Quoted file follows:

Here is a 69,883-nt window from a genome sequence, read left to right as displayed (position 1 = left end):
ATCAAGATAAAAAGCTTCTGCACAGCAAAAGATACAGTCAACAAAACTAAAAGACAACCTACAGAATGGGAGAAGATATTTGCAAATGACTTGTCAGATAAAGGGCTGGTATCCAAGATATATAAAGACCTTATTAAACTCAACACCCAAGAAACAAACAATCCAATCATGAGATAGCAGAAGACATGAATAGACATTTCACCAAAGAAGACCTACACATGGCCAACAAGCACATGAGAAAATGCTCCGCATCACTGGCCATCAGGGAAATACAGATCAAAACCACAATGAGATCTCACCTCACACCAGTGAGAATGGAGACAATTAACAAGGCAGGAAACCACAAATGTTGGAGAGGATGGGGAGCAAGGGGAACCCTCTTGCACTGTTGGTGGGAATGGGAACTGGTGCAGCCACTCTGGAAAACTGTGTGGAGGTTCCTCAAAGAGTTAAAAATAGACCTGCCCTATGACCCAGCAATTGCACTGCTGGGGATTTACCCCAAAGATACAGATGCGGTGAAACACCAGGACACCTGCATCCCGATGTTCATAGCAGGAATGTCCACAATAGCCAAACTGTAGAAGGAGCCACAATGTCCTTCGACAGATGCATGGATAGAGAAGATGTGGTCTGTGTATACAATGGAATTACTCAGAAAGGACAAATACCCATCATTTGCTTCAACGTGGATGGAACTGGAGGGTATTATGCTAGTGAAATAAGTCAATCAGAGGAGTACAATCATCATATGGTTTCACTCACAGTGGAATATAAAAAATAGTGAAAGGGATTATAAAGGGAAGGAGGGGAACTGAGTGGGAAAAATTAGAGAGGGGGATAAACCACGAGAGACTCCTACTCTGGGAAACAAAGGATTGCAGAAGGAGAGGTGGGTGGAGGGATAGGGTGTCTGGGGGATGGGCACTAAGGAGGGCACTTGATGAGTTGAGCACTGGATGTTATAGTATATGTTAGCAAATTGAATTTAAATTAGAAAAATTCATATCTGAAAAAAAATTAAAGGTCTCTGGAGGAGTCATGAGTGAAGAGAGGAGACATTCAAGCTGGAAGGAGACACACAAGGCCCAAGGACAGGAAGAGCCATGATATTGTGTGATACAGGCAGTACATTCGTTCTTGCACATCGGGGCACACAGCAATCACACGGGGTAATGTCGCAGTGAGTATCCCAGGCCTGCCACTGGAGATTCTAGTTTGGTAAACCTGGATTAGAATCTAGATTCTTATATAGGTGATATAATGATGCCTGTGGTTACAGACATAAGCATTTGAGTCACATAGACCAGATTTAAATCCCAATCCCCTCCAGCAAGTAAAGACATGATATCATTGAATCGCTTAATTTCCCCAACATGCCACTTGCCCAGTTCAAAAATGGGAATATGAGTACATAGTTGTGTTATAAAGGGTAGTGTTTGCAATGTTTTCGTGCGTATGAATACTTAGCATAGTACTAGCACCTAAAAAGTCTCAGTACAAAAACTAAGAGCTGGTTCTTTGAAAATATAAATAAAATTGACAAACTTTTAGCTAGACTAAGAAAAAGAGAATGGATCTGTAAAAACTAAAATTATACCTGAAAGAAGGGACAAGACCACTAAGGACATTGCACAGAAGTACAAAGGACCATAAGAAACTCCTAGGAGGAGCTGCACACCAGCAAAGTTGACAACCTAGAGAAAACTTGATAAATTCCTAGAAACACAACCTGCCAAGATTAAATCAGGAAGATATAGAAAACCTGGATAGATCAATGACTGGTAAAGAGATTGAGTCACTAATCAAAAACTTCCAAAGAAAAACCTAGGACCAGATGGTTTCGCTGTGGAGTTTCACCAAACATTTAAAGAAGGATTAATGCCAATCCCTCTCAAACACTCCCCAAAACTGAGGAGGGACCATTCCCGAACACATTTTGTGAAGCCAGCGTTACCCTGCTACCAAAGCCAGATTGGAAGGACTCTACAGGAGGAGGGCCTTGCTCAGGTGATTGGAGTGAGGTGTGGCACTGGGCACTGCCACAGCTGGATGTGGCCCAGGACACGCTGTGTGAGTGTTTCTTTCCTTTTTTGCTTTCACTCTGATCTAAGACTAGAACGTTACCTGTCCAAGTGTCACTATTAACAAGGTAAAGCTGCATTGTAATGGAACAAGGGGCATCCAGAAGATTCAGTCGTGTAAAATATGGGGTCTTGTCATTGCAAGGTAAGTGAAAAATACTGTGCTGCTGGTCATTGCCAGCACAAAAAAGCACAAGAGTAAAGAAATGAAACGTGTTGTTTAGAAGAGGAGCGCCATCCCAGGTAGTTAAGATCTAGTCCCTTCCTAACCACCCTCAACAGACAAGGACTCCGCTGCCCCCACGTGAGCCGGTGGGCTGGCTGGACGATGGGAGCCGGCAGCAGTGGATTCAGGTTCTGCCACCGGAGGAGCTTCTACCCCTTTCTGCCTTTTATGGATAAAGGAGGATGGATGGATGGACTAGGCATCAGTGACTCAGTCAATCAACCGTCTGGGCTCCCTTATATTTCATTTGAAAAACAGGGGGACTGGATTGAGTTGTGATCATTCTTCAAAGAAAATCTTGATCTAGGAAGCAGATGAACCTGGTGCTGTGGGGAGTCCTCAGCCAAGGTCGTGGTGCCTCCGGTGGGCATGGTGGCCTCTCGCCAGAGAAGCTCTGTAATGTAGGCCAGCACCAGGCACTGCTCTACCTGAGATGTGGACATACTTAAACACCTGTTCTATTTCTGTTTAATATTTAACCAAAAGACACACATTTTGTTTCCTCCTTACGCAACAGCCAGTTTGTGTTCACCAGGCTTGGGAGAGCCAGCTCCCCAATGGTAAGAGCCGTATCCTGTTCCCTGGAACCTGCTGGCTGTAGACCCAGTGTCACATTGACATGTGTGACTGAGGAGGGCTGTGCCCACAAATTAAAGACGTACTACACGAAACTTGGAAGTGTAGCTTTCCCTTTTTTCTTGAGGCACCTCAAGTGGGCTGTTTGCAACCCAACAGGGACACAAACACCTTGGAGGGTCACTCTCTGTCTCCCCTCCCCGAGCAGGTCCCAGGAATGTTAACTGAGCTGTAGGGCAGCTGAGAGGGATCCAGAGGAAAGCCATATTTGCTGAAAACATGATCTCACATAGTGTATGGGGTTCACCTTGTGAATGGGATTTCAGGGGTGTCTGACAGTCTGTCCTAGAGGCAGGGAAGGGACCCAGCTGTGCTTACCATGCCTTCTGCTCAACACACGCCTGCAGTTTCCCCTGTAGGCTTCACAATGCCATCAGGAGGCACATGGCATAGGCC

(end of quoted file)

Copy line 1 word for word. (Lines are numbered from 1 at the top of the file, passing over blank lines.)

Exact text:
Here is a 69,883-nt window from a genome sequence, read left to right as displayed (position 1 = left end):